So in the SurroundScape system we have the inner drivers facing in towards the listener on a quite narrow baffle not unlike Ken Kantor’s approach with NHT, while the outer ones face outward to use wall reflections to reinforce the surround effect. There are also rear-mounted tweeters for front and rear sound to add spaciousness, and the front woofer system is augmented a powered internal subwoofer, with adjustment of level and upper crossover on the rear panel. As you can see, this is a pretty sophisticated piece of design work.

     DCM call their crossover design PrestiDigital, allowing “precise time equalization” in the phase shifting that creates the surround effect. The literature sheet goes on: “Our new Shadow Driver ManagementTM System produces a spectrally-shaped, phase matrixed, ambient field that completes a seamless surround soundstage of front and rear speakers.”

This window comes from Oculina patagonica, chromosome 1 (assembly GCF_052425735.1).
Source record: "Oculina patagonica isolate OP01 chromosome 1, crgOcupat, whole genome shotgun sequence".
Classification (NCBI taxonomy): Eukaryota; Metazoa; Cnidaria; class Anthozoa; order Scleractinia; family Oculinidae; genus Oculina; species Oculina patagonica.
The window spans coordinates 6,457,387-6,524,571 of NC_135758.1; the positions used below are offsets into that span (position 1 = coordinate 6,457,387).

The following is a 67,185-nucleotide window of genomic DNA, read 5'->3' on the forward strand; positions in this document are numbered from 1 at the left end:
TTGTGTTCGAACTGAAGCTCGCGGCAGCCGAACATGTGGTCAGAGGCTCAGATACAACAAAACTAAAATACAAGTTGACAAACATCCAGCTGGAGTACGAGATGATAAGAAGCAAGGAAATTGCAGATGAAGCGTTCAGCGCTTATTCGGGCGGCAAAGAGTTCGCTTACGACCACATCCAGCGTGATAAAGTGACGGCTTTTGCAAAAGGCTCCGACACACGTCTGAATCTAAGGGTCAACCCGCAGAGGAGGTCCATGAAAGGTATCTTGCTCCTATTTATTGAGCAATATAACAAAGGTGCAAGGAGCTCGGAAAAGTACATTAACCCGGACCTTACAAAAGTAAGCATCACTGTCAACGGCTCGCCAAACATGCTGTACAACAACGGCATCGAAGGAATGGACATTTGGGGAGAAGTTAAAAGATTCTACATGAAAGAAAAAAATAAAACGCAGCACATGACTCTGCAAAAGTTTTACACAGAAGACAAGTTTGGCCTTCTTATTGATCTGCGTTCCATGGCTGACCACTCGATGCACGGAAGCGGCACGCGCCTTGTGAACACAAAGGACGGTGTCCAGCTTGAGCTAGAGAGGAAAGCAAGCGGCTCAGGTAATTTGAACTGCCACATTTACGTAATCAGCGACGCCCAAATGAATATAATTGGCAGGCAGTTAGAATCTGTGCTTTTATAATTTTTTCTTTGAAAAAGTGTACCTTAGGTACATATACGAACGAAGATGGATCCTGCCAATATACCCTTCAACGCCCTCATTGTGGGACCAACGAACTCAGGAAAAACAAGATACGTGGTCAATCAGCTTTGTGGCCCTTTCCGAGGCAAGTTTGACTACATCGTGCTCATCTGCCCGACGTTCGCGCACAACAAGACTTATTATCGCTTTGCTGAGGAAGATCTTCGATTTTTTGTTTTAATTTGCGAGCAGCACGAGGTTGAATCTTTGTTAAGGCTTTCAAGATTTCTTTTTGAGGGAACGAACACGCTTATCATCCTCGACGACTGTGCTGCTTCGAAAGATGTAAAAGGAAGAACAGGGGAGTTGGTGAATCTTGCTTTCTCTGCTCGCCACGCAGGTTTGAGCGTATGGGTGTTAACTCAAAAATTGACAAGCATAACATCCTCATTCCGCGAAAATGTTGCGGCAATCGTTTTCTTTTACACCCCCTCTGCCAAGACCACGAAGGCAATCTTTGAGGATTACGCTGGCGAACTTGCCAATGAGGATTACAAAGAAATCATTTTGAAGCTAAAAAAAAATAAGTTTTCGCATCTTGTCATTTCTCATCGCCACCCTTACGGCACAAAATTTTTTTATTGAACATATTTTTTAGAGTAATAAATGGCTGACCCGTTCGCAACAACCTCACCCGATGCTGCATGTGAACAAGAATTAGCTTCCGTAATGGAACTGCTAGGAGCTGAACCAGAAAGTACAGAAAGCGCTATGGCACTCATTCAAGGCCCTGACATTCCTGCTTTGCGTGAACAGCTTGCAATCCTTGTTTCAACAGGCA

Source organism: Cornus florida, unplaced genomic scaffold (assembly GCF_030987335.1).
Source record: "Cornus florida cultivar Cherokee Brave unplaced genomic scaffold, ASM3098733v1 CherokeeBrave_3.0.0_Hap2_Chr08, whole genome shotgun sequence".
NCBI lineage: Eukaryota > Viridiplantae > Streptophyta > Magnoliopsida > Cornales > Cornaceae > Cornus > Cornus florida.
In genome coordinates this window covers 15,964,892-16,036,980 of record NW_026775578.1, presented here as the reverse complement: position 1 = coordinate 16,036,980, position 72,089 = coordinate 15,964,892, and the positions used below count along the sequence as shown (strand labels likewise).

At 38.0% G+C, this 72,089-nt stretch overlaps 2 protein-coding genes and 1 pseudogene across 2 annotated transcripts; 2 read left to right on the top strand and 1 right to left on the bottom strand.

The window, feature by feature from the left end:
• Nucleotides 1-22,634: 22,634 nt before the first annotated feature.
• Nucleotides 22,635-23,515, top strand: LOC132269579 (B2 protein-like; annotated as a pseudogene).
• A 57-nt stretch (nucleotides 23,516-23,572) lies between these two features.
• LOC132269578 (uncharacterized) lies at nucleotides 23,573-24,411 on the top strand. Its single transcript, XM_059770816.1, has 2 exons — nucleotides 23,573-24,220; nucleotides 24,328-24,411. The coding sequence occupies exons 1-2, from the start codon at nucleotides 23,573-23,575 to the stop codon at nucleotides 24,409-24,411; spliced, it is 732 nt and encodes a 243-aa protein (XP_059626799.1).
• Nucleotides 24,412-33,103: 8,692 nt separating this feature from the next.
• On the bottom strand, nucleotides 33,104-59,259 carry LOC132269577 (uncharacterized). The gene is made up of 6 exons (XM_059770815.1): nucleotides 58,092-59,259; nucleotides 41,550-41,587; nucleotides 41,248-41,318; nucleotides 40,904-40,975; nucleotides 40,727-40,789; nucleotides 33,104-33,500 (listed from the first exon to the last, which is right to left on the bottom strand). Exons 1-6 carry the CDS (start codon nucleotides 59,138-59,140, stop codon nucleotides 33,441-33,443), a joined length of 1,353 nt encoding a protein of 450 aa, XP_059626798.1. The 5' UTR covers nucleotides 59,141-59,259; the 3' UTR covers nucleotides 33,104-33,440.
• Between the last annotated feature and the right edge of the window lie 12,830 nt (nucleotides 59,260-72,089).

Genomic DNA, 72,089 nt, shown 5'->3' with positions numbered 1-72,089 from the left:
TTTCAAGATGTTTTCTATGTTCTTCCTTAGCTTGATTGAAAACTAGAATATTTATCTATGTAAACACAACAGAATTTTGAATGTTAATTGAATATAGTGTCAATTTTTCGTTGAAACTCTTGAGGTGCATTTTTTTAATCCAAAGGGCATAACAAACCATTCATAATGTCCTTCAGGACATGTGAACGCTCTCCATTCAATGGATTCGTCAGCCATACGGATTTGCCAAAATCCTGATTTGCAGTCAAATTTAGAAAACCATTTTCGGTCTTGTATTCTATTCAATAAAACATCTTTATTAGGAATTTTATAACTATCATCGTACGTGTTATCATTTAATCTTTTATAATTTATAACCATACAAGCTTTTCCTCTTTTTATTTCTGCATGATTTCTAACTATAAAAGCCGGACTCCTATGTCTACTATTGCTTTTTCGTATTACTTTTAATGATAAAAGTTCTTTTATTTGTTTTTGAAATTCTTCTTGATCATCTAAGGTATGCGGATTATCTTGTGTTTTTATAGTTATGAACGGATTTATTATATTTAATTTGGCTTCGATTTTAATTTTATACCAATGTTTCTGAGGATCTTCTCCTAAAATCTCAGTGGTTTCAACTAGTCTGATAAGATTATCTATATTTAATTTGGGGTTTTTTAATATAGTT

The accompanying centre channel looks pretty ordinary, shaped to fit on top of or under a monitor. But removing the grille cover reveals not a D’Appolito array, but a coaxial driver array identical to those in the SurroundScapes, with tweeter mounted on a perforated metal screen that covers the woofer/midrange driver. The tweeters in both speakers are all identical small domes with phase plugs suspended across their centres, this determined largely by feel in the case of the left and right speakers, the black cloth grilles not removable.

     The measurements of this system were somewhat more complex than usual, and took the better part of a working day to accomplish. The first chart shows, from top to bottom, the Pink Noise Sweep, with the bass controls set for flattest response (this is the squiggliest one in the bass) with smoothed similar measurements showing the highest and lowest bass crossover settings. SurroundScape Frequency Response

     The fourth curve in this group, the one that slopes off below 1000 Hz is the PNS of the rear driver array, which clearly has its bass rolled off, obviously to prevent cancellations of the front drivers’ low end response because of the electrical phase inversion employed for the surround effect. The surround channels are also a db or two lower in level in the midrange.